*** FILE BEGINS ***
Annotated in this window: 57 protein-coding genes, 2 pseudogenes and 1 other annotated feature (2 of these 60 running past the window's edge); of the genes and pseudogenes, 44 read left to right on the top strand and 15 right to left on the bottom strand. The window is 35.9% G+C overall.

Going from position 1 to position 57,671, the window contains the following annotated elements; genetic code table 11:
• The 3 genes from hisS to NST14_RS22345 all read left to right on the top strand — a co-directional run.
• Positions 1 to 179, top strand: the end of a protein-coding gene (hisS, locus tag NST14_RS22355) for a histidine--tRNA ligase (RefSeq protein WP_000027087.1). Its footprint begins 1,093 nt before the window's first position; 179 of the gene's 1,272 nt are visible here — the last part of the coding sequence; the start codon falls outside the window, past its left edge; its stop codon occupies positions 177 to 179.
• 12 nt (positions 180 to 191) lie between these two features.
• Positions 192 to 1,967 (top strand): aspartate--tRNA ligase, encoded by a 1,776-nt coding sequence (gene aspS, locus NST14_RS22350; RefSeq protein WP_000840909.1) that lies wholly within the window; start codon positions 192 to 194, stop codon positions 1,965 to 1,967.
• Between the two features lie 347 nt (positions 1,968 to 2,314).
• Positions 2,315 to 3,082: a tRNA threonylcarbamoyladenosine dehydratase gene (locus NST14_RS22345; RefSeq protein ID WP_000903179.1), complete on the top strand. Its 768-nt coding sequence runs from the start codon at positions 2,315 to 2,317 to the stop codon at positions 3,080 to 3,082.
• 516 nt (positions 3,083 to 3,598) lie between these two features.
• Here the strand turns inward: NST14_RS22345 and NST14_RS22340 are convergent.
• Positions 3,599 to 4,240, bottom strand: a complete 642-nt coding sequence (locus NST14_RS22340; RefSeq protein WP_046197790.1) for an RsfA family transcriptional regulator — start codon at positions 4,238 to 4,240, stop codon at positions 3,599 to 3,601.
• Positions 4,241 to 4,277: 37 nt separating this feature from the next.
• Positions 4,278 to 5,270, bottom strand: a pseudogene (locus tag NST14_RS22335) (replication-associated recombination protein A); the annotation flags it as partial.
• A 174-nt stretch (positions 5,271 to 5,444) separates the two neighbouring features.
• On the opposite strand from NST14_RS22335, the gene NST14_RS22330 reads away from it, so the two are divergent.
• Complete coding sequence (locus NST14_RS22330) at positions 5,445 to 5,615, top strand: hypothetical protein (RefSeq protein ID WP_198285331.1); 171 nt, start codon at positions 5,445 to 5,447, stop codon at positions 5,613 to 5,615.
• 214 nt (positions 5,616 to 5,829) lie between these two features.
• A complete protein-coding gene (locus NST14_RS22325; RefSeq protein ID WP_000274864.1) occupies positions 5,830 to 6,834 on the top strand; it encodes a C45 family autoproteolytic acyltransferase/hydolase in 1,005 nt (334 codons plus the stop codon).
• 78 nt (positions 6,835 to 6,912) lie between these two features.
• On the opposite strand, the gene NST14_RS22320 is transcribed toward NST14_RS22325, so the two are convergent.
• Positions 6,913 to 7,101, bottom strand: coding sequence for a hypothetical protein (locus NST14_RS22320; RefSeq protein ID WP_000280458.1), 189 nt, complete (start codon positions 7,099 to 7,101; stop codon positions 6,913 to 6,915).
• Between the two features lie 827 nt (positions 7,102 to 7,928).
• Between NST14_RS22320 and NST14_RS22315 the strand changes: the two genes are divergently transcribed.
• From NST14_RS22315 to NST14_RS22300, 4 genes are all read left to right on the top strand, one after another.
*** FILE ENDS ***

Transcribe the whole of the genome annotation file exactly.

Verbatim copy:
Annotated in this window: 57 protein-coding genes, 2 pseudogenes and 1 other annotated feature (2 of these 60 running past the window's edge); of the genes and pseudogenes, 44 read left to right on the top strand and 15 right to left on the bottom strand. The window is 35.9% G+C overall.

Going from position 1 to position 57,671, the window contains the following annotated elements; genetic code table 11:
• The 3 genes from hisS to NST14_RS22345 all read left to right on the top strand — a co-directional run.
• Positions 1 to 179, top strand: the end of a protein-coding gene (hisS, locus tag NST14_RS22355) for a histidine--tRNA ligase (RefSeq protein WP_000027087.1). Its footprint begins 1,093 nt before the window's first position; 179 of the gene's 1,272 nt are visible here — the last part of the coding sequence; the start codon falls outside the window, past its left edge; its stop codon occupies positions 177 to 179.
• 12 nt (positions 180 to 191) lie between these two features.
• Positions 192 to 1,967 (top strand): aspartate--tRNA ligase, encoded by a 1,776-nt coding sequence (gene aspS, locus NST14_RS22350; RefSeq protein WP_000840909.1) that lies wholly within the window; start codon positions 192 to 194, stop codon positions 1,965 to 1,967.
• Between the two features lie 347 nt (positions 1,968 to 2,314).
• Positions 2,315 to 3,082: a tRNA threonylcarbamoyladenosine dehydratase gene (locus NST14_RS22345; RefSeq protein ID WP_000903179.1), complete on the top strand. Its 768-nt coding sequence runs from the start codon at positions 2,315 to 2,317 to the stop codon at positions 3,080 to 3,082.
• 516 nt (positions 3,083 to 3,598) lie between these two features.
• Here the strand turns inward: NST14_RS22345 and NST14_RS22340 are convergent.
• Positions 3,599 to 4,240, bottom strand: a complete 642-nt coding sequence (locus NST14_RS22340; RefSeq protein WP_046197790.1) for an RsfA family transcriptional regulator — start codon at positions 4,238 to 4,240, stop codon at positions 3,599 to 3,601.
• Positions 4,241 to 4,277: 37 nt separating this feature from the next.
• Positions 4,278 to 5,270, bottom strand: a pseudogene (locus tag NST14_RS22335) (replication-associated recombination protein A); the annotation flags it as partial.
• A 174-nt stretch (positions 5,271 to 5,444) separates the two neighbouring features.
• On the opposite strand from NST14_RS22335, the gene NST14_RS22330 reads away from it, so the two are divergent.
• Complete coding sequence (locus NST14_RS22330) at positions 5,445 to 5,615, top strand: hypothetical protein (RefSeq protein ID WP_198285331.1); 171 nt, start codon at positions 5,445 to 5,447, stop codon at positions 5,613 to 5,615.
• 214 nt (positions 5,616 to 5,829) lie between these two features.
• A complete protein-coding gene (locus NST14_RS22325; RefSeq protein ID WP_000274864.1) occupies positions 5,830 to 6,834 on the top strand; it encodes a C45 family autoproteolytic acyltransferase/hydolase in 1,005 nt (334 codons plus the stop codon).
• 78 nt (positions 6,835 to 6,912) lie between these two features.
• On the opposite strand, the gene NST14_RS22320 is transcribed toward NST14_RS22325, so the two are convergent.
• Positions 6,913 to 7,101, bottom strand: coding sequence for a hypothetical protein (locus NST14_RS22320; RefSeq protein ID WP_000280458.1), 189 nt, complete (start codon positions 7,099 to 7,101; stop codon positions 6,913 to 6,915).
• Between the two features lie 827 nt (positions 7,102 to 7,928).
• Between NST14_RS22320 and NST14_RS22315 the strand changes: the two genes are divergently transcribed.
• From NST14_RS22315 to NST14_RS22300, 4 genes are all read left to right on the top strand, one after another.